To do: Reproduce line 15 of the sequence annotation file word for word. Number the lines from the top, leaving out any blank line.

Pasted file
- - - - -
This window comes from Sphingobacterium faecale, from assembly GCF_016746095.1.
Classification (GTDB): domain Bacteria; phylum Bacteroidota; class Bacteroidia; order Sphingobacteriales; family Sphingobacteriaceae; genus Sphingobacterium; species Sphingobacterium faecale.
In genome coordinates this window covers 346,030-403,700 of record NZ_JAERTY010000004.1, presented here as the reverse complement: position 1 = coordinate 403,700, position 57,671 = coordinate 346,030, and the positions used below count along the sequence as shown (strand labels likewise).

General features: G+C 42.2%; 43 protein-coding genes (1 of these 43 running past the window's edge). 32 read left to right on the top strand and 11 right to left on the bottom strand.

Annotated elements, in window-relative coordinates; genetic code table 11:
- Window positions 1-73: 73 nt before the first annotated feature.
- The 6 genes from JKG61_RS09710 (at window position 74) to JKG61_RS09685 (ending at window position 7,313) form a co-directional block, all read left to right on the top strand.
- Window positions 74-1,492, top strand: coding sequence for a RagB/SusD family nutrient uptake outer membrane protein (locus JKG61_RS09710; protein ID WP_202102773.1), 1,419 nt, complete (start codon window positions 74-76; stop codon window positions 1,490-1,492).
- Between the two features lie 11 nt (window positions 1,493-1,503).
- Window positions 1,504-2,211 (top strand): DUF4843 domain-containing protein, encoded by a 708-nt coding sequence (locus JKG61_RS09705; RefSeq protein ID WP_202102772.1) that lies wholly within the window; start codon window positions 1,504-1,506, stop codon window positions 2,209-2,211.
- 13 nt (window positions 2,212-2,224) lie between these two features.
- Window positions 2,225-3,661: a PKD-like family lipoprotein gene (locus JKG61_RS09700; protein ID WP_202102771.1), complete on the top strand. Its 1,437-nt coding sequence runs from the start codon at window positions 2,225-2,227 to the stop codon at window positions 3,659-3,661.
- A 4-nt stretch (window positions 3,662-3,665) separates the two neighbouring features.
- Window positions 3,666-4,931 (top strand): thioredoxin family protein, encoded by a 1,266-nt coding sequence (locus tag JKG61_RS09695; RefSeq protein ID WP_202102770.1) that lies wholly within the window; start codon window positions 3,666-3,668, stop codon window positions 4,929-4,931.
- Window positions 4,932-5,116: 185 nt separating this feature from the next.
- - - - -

- Window positions 4,932-5,116: 185 nt separating this feature from the next.